• 6 Pointers For Attys To Build Trust, Credibility On Social Media

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    In an era of information overload, attorneys can use social media strategically — from making infographics to leveraging targeted advertising — to cut through the noise and establish a reputation among current and potential clients, says Marly Broudie at SocialEyes Communications.

  • A Post-Mortem Analysis Of Stroock's Demise

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    After the dissolution of 147-year-old firm Stroock late last year shook up the legal world, a post-mortem analysis of the data reveals a long list of warning signs preceding the firm’s collapse — and provides some insight into how other firms might avoid the same disastrous fate, says Craig Savitzky at Leopard Solutions.

  • Retailers Must Be Mindful Of Sale Ads As Class Actions Rise

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    A recent uptick in class actions filed against retailers over a breadth of allegedly deceptive pricing practices — including misleading reference prices for sales and discounts offered on a perpetual basis — show no sign of slowing down, indicating that class counsel are laser-focused on challenging advertising strategies, say Louis DiLorenzo and Paavana Kumar at Davis+Gilbert.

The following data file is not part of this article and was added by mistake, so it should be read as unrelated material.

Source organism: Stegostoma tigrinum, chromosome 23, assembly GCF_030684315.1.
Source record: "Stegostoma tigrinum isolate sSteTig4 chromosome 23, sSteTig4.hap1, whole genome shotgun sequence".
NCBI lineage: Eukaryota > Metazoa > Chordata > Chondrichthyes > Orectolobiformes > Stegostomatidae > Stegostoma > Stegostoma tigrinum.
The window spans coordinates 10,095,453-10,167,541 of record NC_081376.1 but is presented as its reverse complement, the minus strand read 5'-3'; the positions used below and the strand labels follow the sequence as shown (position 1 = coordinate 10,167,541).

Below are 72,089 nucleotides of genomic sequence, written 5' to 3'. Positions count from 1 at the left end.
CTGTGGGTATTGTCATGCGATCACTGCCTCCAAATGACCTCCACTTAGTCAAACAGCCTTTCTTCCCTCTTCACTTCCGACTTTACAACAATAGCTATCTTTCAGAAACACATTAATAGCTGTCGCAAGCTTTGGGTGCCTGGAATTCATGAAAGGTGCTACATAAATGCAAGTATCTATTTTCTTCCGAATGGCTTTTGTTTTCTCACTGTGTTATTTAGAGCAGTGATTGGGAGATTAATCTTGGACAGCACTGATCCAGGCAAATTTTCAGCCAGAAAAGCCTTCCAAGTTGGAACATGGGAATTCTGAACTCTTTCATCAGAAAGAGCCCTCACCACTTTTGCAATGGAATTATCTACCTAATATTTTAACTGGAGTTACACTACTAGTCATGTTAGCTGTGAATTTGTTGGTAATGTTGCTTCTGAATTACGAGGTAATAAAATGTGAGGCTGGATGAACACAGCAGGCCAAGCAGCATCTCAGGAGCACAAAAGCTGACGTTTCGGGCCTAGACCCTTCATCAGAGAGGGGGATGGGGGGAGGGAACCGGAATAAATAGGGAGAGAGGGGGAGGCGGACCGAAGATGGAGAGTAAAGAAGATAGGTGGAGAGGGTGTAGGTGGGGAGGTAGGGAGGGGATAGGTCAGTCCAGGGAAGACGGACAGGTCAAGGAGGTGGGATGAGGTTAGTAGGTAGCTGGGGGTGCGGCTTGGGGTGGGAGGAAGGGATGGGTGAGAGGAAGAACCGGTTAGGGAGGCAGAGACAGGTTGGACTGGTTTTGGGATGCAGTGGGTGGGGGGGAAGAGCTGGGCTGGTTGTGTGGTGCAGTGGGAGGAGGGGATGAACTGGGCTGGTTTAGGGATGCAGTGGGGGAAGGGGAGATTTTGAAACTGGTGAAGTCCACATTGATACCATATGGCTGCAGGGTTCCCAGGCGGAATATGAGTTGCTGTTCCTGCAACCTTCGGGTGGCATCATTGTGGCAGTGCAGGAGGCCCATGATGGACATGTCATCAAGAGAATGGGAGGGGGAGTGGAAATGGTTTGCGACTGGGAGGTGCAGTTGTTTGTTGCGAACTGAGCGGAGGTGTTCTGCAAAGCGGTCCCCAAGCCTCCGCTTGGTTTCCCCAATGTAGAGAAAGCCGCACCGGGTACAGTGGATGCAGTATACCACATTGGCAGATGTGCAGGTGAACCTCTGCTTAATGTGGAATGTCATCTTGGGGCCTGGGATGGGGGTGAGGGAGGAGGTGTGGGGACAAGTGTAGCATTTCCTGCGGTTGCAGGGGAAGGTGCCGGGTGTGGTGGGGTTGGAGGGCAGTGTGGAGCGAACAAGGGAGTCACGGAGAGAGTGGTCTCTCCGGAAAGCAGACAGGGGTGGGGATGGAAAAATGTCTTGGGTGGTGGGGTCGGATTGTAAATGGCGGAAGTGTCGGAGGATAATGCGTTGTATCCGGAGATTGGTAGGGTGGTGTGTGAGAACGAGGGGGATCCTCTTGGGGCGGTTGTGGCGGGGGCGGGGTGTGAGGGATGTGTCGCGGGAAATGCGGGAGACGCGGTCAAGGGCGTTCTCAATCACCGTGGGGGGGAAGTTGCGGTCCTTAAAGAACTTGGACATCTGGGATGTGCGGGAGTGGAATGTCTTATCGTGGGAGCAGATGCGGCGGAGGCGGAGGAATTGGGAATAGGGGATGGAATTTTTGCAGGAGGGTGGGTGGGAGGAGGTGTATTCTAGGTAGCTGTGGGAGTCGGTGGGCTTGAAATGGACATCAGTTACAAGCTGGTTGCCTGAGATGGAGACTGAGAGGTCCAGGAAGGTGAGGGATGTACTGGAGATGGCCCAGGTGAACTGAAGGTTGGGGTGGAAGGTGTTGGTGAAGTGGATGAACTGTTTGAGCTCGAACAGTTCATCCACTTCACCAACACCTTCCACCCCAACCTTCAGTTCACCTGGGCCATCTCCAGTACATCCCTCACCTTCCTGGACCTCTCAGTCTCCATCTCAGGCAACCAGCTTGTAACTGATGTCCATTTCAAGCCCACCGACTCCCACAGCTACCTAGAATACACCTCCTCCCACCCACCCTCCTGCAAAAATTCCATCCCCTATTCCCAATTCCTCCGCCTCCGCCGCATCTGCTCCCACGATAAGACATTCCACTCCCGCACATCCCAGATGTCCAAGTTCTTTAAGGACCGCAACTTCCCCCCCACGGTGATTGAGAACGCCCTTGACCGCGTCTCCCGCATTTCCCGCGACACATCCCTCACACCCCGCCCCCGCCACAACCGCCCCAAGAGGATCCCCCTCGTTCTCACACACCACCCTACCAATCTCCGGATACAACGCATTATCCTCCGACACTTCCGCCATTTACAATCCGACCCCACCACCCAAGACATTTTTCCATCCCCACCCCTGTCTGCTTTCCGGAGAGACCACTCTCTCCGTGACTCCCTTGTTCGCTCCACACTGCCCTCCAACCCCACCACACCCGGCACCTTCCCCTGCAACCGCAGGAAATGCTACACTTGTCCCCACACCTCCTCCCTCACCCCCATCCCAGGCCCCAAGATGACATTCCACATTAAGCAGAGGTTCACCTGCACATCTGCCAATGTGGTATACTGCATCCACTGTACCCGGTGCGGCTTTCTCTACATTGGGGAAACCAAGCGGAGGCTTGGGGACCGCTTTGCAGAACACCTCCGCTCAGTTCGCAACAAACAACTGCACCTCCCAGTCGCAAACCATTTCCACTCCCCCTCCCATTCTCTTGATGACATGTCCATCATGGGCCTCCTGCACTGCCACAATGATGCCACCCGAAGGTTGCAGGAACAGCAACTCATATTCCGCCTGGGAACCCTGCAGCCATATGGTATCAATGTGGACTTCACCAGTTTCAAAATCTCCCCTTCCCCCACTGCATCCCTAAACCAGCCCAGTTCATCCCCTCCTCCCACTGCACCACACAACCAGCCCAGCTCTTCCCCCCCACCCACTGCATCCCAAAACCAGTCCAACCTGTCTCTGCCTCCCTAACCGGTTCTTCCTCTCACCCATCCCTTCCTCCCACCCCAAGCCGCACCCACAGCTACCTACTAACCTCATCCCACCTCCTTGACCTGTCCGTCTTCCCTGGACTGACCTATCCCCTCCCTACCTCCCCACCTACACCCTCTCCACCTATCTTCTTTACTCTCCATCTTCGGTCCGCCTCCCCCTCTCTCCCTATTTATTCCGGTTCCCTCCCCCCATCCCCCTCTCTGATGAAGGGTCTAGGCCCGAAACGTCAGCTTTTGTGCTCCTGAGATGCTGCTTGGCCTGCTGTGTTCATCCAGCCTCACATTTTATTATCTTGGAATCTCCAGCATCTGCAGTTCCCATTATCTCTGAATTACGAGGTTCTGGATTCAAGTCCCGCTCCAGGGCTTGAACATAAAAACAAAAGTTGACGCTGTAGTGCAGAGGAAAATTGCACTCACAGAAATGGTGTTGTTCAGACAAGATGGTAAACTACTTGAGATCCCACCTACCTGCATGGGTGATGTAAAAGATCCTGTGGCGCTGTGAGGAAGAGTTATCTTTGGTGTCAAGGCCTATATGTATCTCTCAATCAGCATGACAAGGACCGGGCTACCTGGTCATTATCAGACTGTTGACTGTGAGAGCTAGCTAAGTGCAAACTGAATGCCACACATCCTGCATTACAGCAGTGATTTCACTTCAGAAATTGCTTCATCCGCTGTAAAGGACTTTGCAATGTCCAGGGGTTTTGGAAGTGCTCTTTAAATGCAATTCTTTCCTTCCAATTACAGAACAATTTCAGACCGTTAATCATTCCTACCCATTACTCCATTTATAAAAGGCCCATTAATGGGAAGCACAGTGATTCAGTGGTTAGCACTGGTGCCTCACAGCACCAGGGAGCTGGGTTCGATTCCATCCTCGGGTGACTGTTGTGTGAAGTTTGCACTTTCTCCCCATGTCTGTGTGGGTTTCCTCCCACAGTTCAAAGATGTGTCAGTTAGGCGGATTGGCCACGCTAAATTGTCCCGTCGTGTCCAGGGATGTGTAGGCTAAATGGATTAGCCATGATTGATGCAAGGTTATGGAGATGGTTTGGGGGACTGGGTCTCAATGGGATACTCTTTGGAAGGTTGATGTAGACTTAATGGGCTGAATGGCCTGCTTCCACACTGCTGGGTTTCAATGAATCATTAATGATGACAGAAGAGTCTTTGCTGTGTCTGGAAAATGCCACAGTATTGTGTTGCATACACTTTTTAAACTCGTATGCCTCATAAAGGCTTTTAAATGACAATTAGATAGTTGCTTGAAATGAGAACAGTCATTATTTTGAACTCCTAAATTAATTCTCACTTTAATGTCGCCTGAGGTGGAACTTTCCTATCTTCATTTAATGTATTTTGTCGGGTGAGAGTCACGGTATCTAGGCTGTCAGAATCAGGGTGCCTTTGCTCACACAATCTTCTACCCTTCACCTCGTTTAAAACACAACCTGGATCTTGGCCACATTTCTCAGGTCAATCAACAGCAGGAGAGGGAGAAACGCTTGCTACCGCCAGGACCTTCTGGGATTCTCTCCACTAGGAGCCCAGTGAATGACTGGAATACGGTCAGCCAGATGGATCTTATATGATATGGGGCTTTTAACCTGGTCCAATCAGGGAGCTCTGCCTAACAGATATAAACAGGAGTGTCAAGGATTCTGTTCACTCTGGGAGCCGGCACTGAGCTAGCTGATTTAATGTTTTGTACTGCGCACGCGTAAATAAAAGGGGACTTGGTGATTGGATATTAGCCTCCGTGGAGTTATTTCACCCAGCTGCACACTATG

• Legislative And Litigation Trends In Environmental Advertising

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    Companies that tout their products' environmental benefits can significantly reduce the risk that they will face allegations of greenwashing by staying up to date on related Federal Trade Commission guidance, state requirements and litigation trends, say Raqiyyah Pippins and Kelsie Sicinski at Arnold & Porter.

  • What's On The Horizon In Attorney General Enforcement

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    A look at recent attorney general actions, especially in the areas of antitrust and artificial intelligence, can help inform businesses on what they should expect in terms of enforcement trends as 10 attorney general races play out in 2024, say attorneys at Cozen O'Connor.

  • 2nd Circ. Ruling Will Guide Social Media Account Ownership

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    The Second Circuit’s recent decision in JLM Couture v. Gutman — which held that ownership of social media accounts must be resolved using traditional property law analysis — will guide employers and employees alike in future cases, and underscores the importance of express agreements in establishing ownership of social media accounts, says Joshua Glasgow at Phillips Lytle.

  • Storytelling Strategies To Defuse Courtroom Conspiracies

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    Misinformation continues to proliferate in all sectors of society, including in the courtroom, as jurors try to fill in the gaps of incomplete trial narratives — underscoring the need for attorneys to tell a complete, consistent and credible story before and during trial, says David Metz at IMS Legal Strategies.